“We Tried to Poison You”: Breaking Evil

What’s Stopping Me: Breaking Bad and Virtue Ethics

Jen Baker

Morality is not a common theme in a television series. We are accustomed to writers creating characters, perhaps ones with notable quirks, who respond to external challenges that interfere with their everyday, relatable, plans. When morality is itself the theme, as it is in shows that are truly great, critics note the difference. Emily Nussbaum writes that many shows that attempt a moral theme by presenting an anti-hero, in comparison to The Sopranos and Breaking Bad, are but “lesser imitators.” They offer “anti-hero cupcakes with moral ambiguity sprinkles.” These shows remain in “the old style of television,” which will “always snap back to titillation, determined to please, not to challenge.”1 Breaking Bad instead delivers on its title. Critics immediately recognized it as a “morality tale.”2 It was described as “Old Testament at its core,” even in its early stages.3 As Elijah Siegler writes, Breaking Bad might even amount to “the end of the anti-hero genre, not only taking the trope as far it can go (in Walter White’s journey from mild mannered high school teacher to mass-murdering drug kingpin, all accompanied by lies and rationalization)” but by rejecting “moral relativity” in favor of “an uncompromising theological vision.”4 Television critic Todd VanDerWerff claims that it is “a religious show,” noting that,

For indeed none can love freedom heartlie, but good men; the rest love not freedom, but license. -John Milton, The Tenure of Kings and Magistrates (John Milton, The Tenure of Kings and Magistrates, ed. William Talbot Allison, (New York: Henry Holt and Co., 1911), 10)

You are the devil! -Marie Schrader (“Blood Money”)

J. Baker (H)

College of Charleston, Charleston, SC, USA © The Author(s) 2017

K.S. Decker et al. (eds.), Philosophy and Breaking Bad, DOI 10.1007/978-3-319-40343-4_1

Walter White isn’t just a sinner. He’s a man who pushes further and further into his dark heart, who unleashes all manner of destruction upon the world, both at large and in his own home. He is a murderer, many times over; he is a man who abuses his wife; and he is a force of fear for everyone who sees his true face. He is, for lack of a better word, Satan... He gives in to his selfishness and pride, his rage and resentment. He becomes the devil, and he is punished accordingly. He lived in something like heaven, and he chose to create something far more like hell. Breaking Bad argues that that is a choice too many of us make, every day of our lives.5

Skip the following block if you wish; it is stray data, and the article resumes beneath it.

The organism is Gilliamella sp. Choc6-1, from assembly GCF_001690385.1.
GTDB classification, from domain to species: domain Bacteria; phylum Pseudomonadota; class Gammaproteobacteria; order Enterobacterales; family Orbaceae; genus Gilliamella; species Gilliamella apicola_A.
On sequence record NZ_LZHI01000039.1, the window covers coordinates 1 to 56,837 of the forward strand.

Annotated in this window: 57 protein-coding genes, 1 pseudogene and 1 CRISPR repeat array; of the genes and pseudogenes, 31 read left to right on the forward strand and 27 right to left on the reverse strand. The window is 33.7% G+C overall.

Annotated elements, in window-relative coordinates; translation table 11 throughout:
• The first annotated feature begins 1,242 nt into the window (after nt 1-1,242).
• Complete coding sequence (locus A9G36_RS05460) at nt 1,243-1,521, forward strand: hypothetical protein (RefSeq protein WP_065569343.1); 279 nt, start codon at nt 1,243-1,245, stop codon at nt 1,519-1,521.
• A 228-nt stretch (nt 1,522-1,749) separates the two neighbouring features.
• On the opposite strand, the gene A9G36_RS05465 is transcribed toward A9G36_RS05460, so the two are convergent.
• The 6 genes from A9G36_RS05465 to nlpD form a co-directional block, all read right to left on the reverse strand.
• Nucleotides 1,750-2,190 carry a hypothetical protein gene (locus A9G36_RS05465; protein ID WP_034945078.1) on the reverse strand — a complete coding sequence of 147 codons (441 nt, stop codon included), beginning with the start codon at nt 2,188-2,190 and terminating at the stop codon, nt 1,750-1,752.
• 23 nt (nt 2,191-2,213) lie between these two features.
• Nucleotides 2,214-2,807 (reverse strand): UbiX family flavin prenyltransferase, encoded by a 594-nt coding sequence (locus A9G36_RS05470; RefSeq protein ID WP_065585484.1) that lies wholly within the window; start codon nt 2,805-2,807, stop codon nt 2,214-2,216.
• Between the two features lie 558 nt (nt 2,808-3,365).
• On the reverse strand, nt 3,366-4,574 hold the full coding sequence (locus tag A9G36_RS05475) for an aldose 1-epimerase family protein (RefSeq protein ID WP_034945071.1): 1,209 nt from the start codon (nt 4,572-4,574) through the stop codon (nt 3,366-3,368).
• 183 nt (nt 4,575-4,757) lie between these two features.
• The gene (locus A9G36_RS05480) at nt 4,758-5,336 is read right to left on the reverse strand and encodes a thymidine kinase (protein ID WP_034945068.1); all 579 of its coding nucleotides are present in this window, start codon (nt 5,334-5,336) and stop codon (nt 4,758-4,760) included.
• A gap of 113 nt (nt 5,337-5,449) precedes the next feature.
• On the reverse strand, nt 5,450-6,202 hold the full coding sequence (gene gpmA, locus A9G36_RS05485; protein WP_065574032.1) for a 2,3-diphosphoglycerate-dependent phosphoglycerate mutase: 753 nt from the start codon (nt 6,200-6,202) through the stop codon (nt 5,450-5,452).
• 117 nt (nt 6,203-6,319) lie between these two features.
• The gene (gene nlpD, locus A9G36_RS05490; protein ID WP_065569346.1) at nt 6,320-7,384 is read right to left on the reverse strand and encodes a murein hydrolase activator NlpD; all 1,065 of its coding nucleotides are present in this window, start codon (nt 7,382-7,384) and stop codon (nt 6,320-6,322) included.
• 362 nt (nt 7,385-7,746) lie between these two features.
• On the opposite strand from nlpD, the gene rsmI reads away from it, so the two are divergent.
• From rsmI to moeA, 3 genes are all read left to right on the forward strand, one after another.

But what do these critics take morality to be? What do these descriptions mean? What is the lesson of Breaking Bad’s morality tale, and does it apply to all of us? What exact choices do we face every day? What is Old Testament-like about Walt’s exploits and fate?

We should not expect television critics to answer these questions. They end their essays with questions (whether “Walt’s power to transform his basic character, the extremity of his self-determination, calls into question” our “foundational notions about good and evil.”).6 They often demonstrate our current popular discomfort with the issue of morality. Forgetting that a significant portion of Breaking Bad’s potential audience still regards the Old Testament as relevant, initial reviews puzzled over whether the show’s writers could pull off “biblical categories of good and evil” in a “culture like ours.”7 Vince Gilligan’s own claim that viewers (still) desire “for wrongdoers to be punished” was treated as a kind of paradox, given that our society is overly “individualistic” and lacks the necessary “metaphysical” backdrop.8 As The New York Times pondered: “This moral dimension might explain why ‘Breaking Bad’ has yet to achieve pop cultural breakthrough status.”9 Other critics put forward banalities instead of engaging with moral psychology or ethical theory. Their non-explanations include the idea that Walter White was merely “essentially” evil, like the villains in Old Westerns, or as Chuck Klosterman blandly concludes: morality, in Breaking Bad, “seems to be a continually personal choice.”10

In contrast, the L.A. Review of Books published two very fine analyses that pointed out the many parallels between Breaking Bad and John Milton’s Paradise Lost (1667).11 Yet, not even these critics assessed the show’s fidelity to that account of morality. No one wants our media critics to be ethical theorists, of course. But Breaking Bad poses a fundamental question about morality, one that the show’s creator sees like this: “I find atheism just as hard to get my head around as I find fundamental Christianity. Because if there is no such thing as cosmic justice, what is the point of being good? That’s the one thing that no one has ever explained to me. Why shouldn’t I go rob a bank, especially if I’m smart enough to get away with it? What’s stopping me?”12

I would like to attempt to answer Vince Gilligan’s question, using the answers ethical theory makes available. Gilligan and the other writers of Breaking Bad do more than reflect a Miltonic account of evil, they continue and improve upon the very argument Milton was making in Paradise Lost, expertly dramatizing it (as Milton did), but applying it to mortals like us. Yet, I want to suggest that, in the end, virtue ethics, and not Miltonic ethics, offers a better answer to the question “Why be moral?” than the answer: “Or you will end up like Walter White.”

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